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The name Ayrton Senna is one of the most instantly recognisable in Grand Prix racing history. Considered by many to be the greatest racing driver ever, the three-time world driver's champion's life was tragically cut short while leading a race close to three decades ago. But what do we know about this famously private and single mindedly focused individual?
He was born on March 21, 1960 in Sao Paulo, Brazil.
He was killed when he crashed out of the 1994 San Marino Grand Prix at the Imola circuit in Italy. He left the circuit at the high-speed Tamburello corner at approximately 300km/h, hitting the concrete barrier at more than 200km/h. On impact a piece of the suspension on his Williams-Renault flew up and impacted his helmet.
A sharp piece of the suspension arm pierced the helmet and caused the fatal head injuries that killed him, despite attempts by track medical staff to save him at the scene.
Italian authorities prosecuted members of the Williams team for manslaughter, for their role in Senna’s accident, citing a broken steering column as the cause of the crash. However, this decision was not reached until 2007, after the statute of limitations for manslaughter had expired.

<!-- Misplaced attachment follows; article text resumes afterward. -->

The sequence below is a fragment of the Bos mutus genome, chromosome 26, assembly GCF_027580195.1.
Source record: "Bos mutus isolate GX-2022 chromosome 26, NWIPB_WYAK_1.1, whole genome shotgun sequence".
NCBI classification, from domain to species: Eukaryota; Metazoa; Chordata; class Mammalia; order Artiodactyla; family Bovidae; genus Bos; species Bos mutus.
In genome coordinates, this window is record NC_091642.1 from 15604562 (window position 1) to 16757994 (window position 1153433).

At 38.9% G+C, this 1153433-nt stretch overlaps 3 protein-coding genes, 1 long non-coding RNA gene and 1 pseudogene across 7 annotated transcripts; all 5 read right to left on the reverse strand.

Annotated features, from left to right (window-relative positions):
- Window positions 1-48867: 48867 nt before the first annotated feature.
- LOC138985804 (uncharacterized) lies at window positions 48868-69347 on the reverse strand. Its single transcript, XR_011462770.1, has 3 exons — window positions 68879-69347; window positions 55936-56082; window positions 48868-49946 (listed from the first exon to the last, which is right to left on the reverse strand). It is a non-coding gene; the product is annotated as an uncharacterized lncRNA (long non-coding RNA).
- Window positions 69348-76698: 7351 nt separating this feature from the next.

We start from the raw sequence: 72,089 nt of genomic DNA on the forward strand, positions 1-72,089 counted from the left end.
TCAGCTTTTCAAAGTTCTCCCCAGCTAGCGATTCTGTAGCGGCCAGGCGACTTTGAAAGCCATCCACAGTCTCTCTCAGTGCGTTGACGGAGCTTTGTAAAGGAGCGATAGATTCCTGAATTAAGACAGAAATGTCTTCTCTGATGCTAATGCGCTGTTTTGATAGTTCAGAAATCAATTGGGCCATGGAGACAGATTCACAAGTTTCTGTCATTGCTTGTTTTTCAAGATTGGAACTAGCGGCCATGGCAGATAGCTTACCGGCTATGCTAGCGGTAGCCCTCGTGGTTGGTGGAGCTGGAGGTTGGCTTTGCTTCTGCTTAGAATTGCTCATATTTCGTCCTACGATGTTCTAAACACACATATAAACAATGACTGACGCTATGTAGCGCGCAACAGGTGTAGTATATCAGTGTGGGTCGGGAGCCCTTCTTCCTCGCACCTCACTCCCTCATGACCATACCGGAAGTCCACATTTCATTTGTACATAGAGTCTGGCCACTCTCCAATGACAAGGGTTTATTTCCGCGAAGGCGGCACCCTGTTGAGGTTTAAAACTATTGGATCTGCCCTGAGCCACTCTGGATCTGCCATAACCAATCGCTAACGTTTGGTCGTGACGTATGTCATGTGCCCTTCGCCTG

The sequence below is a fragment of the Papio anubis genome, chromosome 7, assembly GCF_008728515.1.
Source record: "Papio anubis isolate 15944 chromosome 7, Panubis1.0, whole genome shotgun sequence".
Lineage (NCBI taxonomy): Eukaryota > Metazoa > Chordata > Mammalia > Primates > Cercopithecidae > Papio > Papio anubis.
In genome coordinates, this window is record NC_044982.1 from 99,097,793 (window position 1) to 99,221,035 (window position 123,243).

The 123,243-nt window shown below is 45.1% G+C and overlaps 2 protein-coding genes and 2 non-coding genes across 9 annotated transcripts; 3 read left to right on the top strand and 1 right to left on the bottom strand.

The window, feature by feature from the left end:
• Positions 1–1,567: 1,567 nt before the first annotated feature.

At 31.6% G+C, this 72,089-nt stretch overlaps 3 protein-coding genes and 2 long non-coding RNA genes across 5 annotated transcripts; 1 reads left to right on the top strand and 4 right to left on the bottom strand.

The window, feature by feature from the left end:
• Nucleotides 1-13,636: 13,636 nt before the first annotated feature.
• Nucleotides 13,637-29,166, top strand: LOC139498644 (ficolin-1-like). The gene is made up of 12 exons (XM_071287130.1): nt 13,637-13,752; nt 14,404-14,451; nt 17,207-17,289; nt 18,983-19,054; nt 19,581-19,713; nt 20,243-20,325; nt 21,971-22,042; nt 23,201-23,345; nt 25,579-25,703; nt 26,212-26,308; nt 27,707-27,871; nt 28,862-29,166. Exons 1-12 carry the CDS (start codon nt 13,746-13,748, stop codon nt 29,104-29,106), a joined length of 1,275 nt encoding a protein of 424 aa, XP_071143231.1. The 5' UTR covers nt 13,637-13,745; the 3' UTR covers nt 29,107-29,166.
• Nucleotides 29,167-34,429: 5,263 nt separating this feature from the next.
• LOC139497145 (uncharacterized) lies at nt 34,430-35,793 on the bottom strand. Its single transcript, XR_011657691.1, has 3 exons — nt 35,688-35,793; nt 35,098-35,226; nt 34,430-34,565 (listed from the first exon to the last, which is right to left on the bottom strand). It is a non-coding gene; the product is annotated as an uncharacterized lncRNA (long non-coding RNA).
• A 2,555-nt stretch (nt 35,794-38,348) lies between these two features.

He was 34 years of age when he suffered his fatal accident.
Yes, he was a devout Catholic having grown up in a religious family in Brazil. He was often uncomfortable talking about his faith, believing he could be misquoted, but occasionally spoke about the impact he believed God played in his racing career.
He once said: “When you talk about religion, it's a touching point, very easy to be misunderstood... But I try hard, as hard as I can to understand life through God. And that means everyday of my life, not only when I'm home but when I'm doing my work, too.”
He was believed to have amassed a $400 million fortune at the time of his death.
He was actively involved in several charities in his native Brazil and tried to be a role model for kids by starting the ‘Senninha’ cartoon series shortly before his death.
His father was Milton da Silva, a factory owner in Sao Paulo, and his mother’s name was Neide Senna da Silva.
Yes, he had an older sister, Viviane, and a younger brother, Leonardo.
Senna was briefly married to Lillian de Vasconcellos Sousa in 1981, when he moved from Brazil to compete in the British junior formula on his rise to F1. His focus on racing meant they filed for divorce only a year after marrying.
He had a string of girlfriends throughout the rest of his life and was linked with several famous models including Elle Macpherson. His last girlfriend was Brazilian model and TV presenter, Adriana Galisteu.
No, he did not have a son or daughter. However, he was close with his nephew, Bruno; Viviane’s son. Bruno was briefly banned from karting after Ayrton’s death but returned to racing and eventually made it to F1, where he drove for three seasons.
Bruno is now a test driver for McLaren Automotive and helped work on the company’s Senna model, named in honour of his uncle.